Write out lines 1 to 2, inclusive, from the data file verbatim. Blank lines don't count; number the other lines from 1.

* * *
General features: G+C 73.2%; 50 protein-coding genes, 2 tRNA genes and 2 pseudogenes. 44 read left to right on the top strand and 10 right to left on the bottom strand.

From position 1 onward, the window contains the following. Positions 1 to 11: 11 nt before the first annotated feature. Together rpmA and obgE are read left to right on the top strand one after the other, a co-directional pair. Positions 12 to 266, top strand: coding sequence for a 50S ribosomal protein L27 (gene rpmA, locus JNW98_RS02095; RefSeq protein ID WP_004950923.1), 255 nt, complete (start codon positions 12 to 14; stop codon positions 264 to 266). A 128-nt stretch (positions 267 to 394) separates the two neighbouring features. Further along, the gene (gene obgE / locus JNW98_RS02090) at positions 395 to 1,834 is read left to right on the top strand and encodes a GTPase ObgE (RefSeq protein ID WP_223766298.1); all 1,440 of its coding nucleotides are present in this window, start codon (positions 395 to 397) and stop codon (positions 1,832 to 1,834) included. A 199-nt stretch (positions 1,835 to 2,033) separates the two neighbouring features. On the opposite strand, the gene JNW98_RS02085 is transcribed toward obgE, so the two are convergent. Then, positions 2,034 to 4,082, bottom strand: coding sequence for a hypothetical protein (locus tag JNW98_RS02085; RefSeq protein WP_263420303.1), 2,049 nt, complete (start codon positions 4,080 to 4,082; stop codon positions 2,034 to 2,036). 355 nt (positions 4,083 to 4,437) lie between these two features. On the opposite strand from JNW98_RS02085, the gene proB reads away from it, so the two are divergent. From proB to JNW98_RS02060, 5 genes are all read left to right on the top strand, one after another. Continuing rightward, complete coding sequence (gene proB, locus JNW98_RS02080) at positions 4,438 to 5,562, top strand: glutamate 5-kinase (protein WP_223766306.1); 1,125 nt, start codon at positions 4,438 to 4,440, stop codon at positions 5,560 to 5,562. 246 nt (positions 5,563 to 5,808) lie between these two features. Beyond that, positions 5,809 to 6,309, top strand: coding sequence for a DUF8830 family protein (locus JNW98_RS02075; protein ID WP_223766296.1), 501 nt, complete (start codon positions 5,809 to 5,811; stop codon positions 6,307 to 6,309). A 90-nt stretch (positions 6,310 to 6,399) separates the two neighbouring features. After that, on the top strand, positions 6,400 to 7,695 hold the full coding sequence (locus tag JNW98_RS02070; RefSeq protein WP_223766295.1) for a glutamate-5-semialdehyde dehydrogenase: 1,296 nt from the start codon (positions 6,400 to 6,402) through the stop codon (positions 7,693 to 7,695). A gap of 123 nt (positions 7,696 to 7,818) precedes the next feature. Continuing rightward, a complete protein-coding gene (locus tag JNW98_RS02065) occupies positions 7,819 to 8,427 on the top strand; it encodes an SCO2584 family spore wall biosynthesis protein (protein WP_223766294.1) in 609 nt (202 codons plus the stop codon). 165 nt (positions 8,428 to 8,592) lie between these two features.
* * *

General features: G+C 73.2%; 50 protein-coding genes, 2 tRNA genes and 2 pseudogenes. 44 read left to right on the top strand and 10 right to left on the bottom strand.

From position 1 onward, the window contains the following. Positions 1 to 11: 11 nt before the first annotated feature. Together rpmA and obgE are read left to right on the top strand one after the other, a co-directional pair. Positions 12 to 266, top strand: coding sequence for a 50S ribosomal protein L27 (gene rpmA, locus JNW98_RS02095; RefSeq protein ID WP_004950923.1), 255 nt, complete (start codon positions 12 to 14; stop codon positions 264 to 266). A 128-nt stretch (positions 267 to 394) separates the two neighbouring features. Further along, the gene (gene obgE / locus JNW98_RS02090) at positions 395 to 1,834 is read left to right on the top strand and encodes a GTPase ObgE (RefSeq protein ID WP_223766298.1); all 1,440 of its coding nucleotides are present in this window, start codon (positions 395 to 397) and stop codon (positions 1,832 to 1,834) included. A 199-nt stretch (positions 1,835 to 2,033) separates the two neighbouring features. On the opposite strand, the gene JNW98_RS02085 is transcribed toward obgE, so the two are convergent. Then, positions 2,034 to 4,082, bottom strand: coding sequence for a hypothetical protein (locus tag JNW98_RS02085; RefSeq protein WP_263420303.1), 2,049 nt, complete (start codon positions 4,080 to 4,082; stop codon positions 2,034 to 2,036). 355 nt (positions 4,083 to 4,437) lie between these two features. On the opposite strand from JNW98_RS02085, the gene proB reads away from it, so the two are divergent. From proB to JNW98_RS02060, 5 genes are all read left to right on the top strand, one after another. Continuing rightward, complete coding sequence (gene proB, locus JNW98_RS02080) at positions 4,438 to 5,562, top strand: glutamate 5-kinase (protein WP_223766306.1); 1,125 nt, start codon at positions 4,438 to 4,440, stop codon at positions 5,560 to 5,562. 246 nt (positions 5,563 to 5,808) lie between these two features. Beyond that, positions 5,809 to 6,309, top strand: coding sequence for a DUF8830 family protein (locus JNW98_RS02075; protein ID WP_223766296.1), 501 nt, complete (start codon positions 5,809 to 5,811; stop codon positions 6,307 to 6,309). A 90-nt stretch (positions 6,310 to 6,399) separates the two neighbouring features. After that, on the top strand, positions 6,400 to 7,695 hold the full coding sequence (locus tag JNW98_RS02070; RefSeq protein WP_223766295.1) for a glutamate-5-semialdehyde dehydrogenase: 1,296 nt from the start codon (positions 6,400 to 6,402) through the stop codon (positions 7,693 to 7,695). A gap of 123 nt (positions 7,696 to 7,818) precedes the next feature. Continuing rightward, a complete protein-coding gene (locus tag JNW98_RS02065) occupies positions 7,819 to 8,427 on the top strand; it encodes an SCO2584 family spore wall biosynthesis protein (protein WP_223766294.1) in 609 nt (202 codons plus the stop codon). 165 nt (positions 8,428 to 8,592) lie between these two features.